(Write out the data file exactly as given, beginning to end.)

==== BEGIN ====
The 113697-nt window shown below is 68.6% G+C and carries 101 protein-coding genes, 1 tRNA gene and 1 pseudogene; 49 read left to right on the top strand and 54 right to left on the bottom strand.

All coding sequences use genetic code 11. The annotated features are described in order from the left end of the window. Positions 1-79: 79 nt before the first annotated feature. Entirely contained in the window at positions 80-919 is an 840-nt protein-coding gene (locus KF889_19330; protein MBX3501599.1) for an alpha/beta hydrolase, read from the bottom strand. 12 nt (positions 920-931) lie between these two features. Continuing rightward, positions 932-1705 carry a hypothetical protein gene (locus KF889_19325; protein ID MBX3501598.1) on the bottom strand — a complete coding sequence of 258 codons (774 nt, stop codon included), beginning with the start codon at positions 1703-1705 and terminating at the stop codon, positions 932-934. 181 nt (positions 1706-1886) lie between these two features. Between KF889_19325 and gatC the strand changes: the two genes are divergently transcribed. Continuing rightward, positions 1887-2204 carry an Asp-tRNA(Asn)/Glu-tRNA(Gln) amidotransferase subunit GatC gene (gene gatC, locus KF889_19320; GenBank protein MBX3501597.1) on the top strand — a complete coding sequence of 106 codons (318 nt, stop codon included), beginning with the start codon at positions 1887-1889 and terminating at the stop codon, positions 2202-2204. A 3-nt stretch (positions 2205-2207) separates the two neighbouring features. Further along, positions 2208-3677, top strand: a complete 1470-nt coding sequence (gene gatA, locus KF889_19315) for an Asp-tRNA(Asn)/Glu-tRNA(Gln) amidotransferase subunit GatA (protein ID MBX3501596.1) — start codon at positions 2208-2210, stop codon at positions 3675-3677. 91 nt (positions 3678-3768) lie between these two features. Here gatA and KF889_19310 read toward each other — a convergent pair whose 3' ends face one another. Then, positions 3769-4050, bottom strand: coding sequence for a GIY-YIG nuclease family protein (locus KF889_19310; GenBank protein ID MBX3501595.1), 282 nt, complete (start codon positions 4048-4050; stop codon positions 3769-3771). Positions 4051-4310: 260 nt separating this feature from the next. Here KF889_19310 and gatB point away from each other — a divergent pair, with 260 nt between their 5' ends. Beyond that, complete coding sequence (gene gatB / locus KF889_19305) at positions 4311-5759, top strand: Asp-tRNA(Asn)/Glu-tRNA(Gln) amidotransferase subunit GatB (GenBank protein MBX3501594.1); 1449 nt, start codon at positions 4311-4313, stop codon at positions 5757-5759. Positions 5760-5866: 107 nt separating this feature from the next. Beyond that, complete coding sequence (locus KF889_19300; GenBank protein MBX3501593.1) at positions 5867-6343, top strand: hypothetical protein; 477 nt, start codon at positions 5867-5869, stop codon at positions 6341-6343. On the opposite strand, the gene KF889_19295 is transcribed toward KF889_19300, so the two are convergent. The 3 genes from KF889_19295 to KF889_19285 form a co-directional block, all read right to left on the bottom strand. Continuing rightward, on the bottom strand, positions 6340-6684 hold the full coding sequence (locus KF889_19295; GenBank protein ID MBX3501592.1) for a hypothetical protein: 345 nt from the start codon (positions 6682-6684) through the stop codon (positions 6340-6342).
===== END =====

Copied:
The 113697-nt window shown below is 68.6% G+C and carries 101 protein-coding genes, 1 tRNA gene and 1 pseudogene; 49 read left to right on the top strand and 54 right to left on the bottom strand.

All coding sequences use genetic code 11. The annotated features are described in order from the left end of the window. Positions 1-79: 79 nt before the first annotated feature. Entirely contained in the window at positions 80-919 is an 840-nt protein-coding gene (locus KF889_19330; protein MBX3501599.1) for an alpha/beta hydrolase, read from the bottom strand. 12 nt (positions 920-931) lie between these two features. Continuing rightward, positions 932-1705 carry a hypothetical protein gene (locus KF889_19325; protein ID MBX3501598.1) on the bottom strand — a complete coding sequence of 258 codons (774 nt, stop codon included), beginning with the start codon at positions 1703-1705 and terminating at the stop codon, positions 932-934. 181 nt (positions 1706-1886) lie between these two features. Between KF889_19325 and gatC the strand changes: the two genes are divergently transcribed. Continuing rightward, positions 1887-2204 carry an Asp-tRNA(Asn)/Glu-tRNA(Gln) amidotransferase subunit GatC gene (gene gatC, locus KF889_19320; GenBank protein MBX3501597.1) on the top strand — a complete coding sequence of 106 codons (318 nt, stop codon included), beginning with the start codon at positions 1887-1889 and terminating at the stop codon, positions 2202-2204. A 3-nt stretch (positions 2205-2207) separates the two neighbouring features. Further along, positions 2208-3677, top strand: a complete 1470-nt coding sequence (gene gatA, locus KF889_19315) for an Asp-tRNA(Asn)/Glu-tRNA(Gln) amidotransferase subunit GatA (protein ID MBX3501596.1) — start codon at positions 2208-2210, stop codon at positions 3675-3677. 91 nt (positions 3678-3768) lie between these two features. Here gatA and KF889_19310 read toward each other — a convergent pair whose 3' ends face one another. Then, positions 3769-4050, bottom strand: coding sequence for a GIY-YIG nuclease family protein (locus KF889_19310; GenBank protein ID MBX3501595.1), 282 nt, complete (start codon positions 4048-4050; stop codon positions 3769-3771). Positions 4051-4310: 260 nt separating this feature from the next. Here KF889_19310 and gatB point away from each other — a divergent pair, with 260 nt between their 5' ends. Beyond that, complete coding sequence (gene gatB / locus KF889_19305) at positions 4311-5759, top strand: Asp-tRNA(Asn)/Glu-tRNA(Gln) amidotransferase subunit GatB (GenBank protein MBX3501594.1); 1449 nt, start codon at positions 4311-4313, stop codon at positions 5757-5759. Positions 5760-5866: 107 nt separating this feature from the next. Beyond that, complete coding sequence (locus KF889_19300; GenBank protein MBX3501593.1) at positions 5867-6343, top strand: hypothetical protein; 477 nt, start codon at positions 5867-5869, stop codon at positions 6341-6343. On the opposite strand, the gene KF889_19295 is transcribed toward KF889_19300, so the two are convergent. The 3 genes from KF889_19295 to KF889_19285 form a co-directional block, all read right to left on the bottom strand. Continuing rightward, on the bottom strand, positions 6340-6684 hold the full coding sequence (locus KF889_19295; GenBank protein ID MBX3501592.1) for a hypothetical protein: 345 nt from the start codon (positions 6682-6684) through the stop codon (positions 6340-6342).